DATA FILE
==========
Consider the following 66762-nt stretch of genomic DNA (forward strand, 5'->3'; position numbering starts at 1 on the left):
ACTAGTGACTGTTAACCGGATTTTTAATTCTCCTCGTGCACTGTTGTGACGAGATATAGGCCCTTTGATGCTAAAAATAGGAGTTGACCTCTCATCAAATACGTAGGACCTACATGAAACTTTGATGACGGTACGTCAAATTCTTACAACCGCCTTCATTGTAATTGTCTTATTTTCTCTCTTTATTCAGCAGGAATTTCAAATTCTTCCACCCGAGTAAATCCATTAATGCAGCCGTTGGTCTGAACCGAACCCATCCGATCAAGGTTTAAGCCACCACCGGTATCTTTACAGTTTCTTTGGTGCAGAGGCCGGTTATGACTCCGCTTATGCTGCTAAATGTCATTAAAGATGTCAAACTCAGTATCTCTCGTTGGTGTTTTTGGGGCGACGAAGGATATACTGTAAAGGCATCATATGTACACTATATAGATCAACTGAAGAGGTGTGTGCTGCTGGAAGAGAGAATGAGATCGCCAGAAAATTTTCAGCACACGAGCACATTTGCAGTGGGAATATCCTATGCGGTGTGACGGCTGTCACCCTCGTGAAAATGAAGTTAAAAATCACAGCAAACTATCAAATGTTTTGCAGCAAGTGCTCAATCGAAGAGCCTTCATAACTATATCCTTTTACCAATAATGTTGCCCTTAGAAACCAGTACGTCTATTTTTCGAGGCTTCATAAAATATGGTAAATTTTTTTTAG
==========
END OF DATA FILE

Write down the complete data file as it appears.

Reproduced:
Consider the following 66762-nt stretch of genomic DNA (forward strand, 5'->3'; position numbering starts at 1 on the left):
ACTAGTGACTGTTAACCGGATTTTTAATTCTCCTCGTGCACTGTTGTGACGAGATATAGGCCCTTTGATGCTAAAAATAGGAGTTGACCTCTCATCAAATACGTAGGACCTACATGAAACTTTGATGACGGTACGTCAAATTCTTACAACCGCCTTCATTGTAATTGTCTTATTTTCTCTCTTTATTCAGCAGGAATTTCAAATTCTTCCACCCGAGTAAATCCATTAATGCAGCCGTTGGTCTGAACCGAACCCATCCGATCAAGGTTTAAGCCACCACCGGTATCTTTACAGTTTCTTTGGTGCAGAGGCCGGTTATGACTCCGCTTATGCTGCTAAATGTCATTAAAGATGTCAAACTCAGTATCTCTCGTTGGTGTTTTTGGGGCGACGAAGGATATACTGTAAAGGCATCATATGTACACTATATAGATCAACTGAAGAGGTGTGTGCTGCTGGAAGAGAGAATGAGATCGCCAGAAAATTTTCAGCACACGAGCACATTTGCAGTGGGAATATCCTATGCGGTGTGACGGCTGTCACCCTCGTGAAAATGAAGTTAAAAATCACAGCAAACTATCAAATGTTTTGCAGCAAGTGCTCAATCGAAGAGCCTTCATAACTATATCCTTTTACCAATAATGTTGCCCTTAGAAACCAGTACGTCTATTTTTCGAGGCTTCATAAAATATGGTAAATTTTTTTTAG